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The Long Drive From Saint Petersburg To Moscow – True Story of a Nigerian in Russia

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by Doyin Akinnurun

The defeat of the Super Eagles of Nigeria by the Albiceleste Of Argentina was difficult to accept. A few of us went to a bar, drank some vodka and went to our hotel rooms to sleep. I woke up the next morning, took a shower and went straight to the train station with the intention of getting a train to Moscow. I have never seen that amount of people in my life, more than 10,000 people all stuffed in the train station trying to get out of Saint Petersburg. There were from my estimation 55000 Argentines who watched the game in the stadium, and thousands outside who could not get tickets.

I fiddled around with the automated teller machines to buy a ticket with no success, so I asked for help. The attendant told me no more trains and no more buses to Moscow. Everything was sold out. I would have to sit my ass down in Saint Petersburg for the backlog to be cleared. My answer was “Hell No.” I have work to do in Moscow, I’m not going to be trapped here in Petersburg taking pictures of beautiful surroundings when there is money to be made in Moscow. I asked a couple of Nigerians who were also in the same boat , they wanted to leave – but we just did not see alternatives. I insisted that we go outside and hustle for transportation. While looking for an escape taxi out of Petersburg, one naija guy came to ask us where he could get a bus-10 going to Kormuny. We replied that we didn’t know.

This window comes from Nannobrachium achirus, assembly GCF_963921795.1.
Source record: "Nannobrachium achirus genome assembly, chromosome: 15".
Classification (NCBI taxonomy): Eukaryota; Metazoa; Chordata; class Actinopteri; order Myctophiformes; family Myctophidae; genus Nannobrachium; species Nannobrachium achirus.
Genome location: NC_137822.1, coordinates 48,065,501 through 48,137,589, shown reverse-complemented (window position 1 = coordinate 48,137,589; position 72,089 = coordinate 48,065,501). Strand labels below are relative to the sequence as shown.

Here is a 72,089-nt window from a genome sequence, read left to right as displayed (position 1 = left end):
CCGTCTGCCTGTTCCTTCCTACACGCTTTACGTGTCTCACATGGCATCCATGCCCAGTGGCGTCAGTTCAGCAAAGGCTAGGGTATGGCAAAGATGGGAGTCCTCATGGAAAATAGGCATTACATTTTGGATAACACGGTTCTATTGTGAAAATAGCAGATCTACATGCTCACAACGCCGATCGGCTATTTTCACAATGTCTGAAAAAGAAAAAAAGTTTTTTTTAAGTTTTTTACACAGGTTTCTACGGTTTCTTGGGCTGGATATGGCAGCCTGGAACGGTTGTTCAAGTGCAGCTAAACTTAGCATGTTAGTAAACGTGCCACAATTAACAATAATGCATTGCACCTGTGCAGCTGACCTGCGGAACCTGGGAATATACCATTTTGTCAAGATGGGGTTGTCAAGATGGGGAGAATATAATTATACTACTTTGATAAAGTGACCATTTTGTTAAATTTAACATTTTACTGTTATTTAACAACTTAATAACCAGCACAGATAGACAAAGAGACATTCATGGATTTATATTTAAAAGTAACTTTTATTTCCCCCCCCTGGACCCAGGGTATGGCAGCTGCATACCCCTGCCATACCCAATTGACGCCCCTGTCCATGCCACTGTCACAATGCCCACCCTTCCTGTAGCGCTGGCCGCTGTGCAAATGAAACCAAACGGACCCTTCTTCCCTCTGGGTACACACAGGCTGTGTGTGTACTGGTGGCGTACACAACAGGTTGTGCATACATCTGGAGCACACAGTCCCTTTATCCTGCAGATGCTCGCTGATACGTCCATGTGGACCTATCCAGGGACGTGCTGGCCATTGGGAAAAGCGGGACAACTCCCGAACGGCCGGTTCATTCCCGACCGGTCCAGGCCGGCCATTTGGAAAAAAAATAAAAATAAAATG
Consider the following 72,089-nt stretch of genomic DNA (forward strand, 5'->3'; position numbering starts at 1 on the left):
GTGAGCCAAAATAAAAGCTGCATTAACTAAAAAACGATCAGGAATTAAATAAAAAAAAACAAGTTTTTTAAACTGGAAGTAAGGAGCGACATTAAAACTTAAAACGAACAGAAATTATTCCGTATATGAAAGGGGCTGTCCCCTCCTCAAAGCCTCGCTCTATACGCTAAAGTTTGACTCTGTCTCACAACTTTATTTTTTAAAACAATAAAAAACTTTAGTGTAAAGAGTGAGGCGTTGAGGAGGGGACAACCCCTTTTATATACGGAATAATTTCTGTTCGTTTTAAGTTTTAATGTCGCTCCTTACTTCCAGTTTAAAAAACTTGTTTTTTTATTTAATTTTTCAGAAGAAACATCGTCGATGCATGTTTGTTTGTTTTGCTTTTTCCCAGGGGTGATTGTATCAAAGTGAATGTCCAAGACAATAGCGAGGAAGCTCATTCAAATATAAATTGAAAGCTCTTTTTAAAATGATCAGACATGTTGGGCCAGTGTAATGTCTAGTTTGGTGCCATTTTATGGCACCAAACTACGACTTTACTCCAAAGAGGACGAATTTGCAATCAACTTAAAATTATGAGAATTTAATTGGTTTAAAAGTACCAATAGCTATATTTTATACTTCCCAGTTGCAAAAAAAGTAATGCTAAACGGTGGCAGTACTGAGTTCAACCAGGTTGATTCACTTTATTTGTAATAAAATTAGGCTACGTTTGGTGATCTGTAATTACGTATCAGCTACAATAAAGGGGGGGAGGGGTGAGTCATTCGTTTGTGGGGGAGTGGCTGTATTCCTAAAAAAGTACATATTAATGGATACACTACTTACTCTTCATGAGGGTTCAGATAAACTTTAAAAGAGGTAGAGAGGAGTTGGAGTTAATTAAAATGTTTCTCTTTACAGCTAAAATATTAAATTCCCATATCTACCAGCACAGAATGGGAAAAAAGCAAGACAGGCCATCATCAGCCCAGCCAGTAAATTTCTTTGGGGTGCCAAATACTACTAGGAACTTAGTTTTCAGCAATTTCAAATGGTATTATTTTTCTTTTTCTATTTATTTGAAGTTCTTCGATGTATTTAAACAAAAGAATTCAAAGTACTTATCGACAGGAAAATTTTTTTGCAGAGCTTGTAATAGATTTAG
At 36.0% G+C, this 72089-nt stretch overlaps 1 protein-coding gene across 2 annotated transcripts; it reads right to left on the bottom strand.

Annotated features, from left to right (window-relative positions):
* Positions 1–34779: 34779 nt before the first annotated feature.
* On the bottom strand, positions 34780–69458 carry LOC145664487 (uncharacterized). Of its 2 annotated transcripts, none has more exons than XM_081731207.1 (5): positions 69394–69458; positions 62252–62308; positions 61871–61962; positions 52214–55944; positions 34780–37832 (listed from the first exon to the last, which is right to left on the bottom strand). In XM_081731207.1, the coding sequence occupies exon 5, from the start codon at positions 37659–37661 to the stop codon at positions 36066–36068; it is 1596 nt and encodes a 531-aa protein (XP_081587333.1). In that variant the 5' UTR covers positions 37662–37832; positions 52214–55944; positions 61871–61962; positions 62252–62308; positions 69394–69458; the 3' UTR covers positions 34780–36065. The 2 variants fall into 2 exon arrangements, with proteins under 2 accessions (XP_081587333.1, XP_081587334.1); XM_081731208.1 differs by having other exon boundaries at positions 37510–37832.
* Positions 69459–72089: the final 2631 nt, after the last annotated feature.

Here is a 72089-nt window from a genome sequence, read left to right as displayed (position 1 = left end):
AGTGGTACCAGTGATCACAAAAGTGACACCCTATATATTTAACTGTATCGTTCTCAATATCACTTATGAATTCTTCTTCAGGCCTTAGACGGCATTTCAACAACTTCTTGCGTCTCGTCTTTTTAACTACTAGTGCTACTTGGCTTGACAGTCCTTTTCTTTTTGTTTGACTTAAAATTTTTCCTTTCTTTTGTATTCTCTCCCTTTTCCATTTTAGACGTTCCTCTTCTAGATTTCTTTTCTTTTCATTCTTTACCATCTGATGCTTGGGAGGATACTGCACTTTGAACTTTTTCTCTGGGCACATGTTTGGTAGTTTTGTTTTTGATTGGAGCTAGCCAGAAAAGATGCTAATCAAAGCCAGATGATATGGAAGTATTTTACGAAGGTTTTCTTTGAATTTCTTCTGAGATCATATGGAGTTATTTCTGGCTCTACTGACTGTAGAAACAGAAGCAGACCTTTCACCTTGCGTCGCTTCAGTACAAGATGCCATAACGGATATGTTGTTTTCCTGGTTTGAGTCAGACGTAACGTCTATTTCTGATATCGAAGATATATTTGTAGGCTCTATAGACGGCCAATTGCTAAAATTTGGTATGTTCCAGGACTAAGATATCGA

Naija Guy: How person go see him people, ask them for address and they refuse to show him direction.

Me: My Guy, see that turning on your right, take it to the end of the street and turn left. You can get Bus 10 there.

Naija Guy: So una sabi address before wey una dey post me.

Me: When you get to the end of the street, just make sure Siberian Tiger no dey there. Otherwise na free lunch be that. I don tell you from day one say i no sabi anywhere.

He looked at me with anger and walked off. When you tell people the truth and they refuse to accept it, you send them on a wild goose chase…lol, “Idiot of a somebody.”

After speaking with a couple of taxis, one decided to take us to Moscow, about 12 hrs drive. He wanted 20, 000 rubles, we negotiated back and forth for a while before he decided to come down to 12, 000 rubles. The taxi man could speak enough English for us to understand but there was one major headache he mentioned

Taxi Man : 11 hrs, no no – me tired. I can drive 6

Me: No problem, me drive 5hrs, you drive 6

Taxi Man : No No, Police Police

Me: No worry worry, me Police.

Taxi: Harasho! Good good. (He gave a satisfying smile)

Other naija guys: You sure say you fit drive this thing, Na 11 hours o?

Me: This no be problem, the time wey love dey sweet us, na 11 hrs from my house reach Toronto Canada. And I dey do am almost every weekend for 6 months. No worry, lol.

The taxi man was scared of what the police might do if they catch me driving. That was the least of my worries. I have been running from American immigration, Canadian immigration, and the Nigerian police (hahaha…), the least of my worries is Russian police. Worst case scenario, I pay a fine, but which address will they send the fine too? I would be long gone before the court date.

We placed our belongings in the trunk of his car, and we set off to Moscow. I was meant to take the first baton of the marathon drive. I buckled in, adjusted my mirrors and side mirrors, and about to start the car when I realized they drive stick shift (Gear). I have not fiddled with stick shifts in 2 decades. Clutch and gear method of driving is still dominant in this part of the world, they love it. After jacking up the car a few times, I got a handle of it, but I always have to return to gear 1. Tiring. We got on the highway, and shifting of gear was less and the drive became smoother. The highways were flooded with 18 wheeler trucks, with a lot of aggressive driving. I shouted at one of the drivers cutting me off.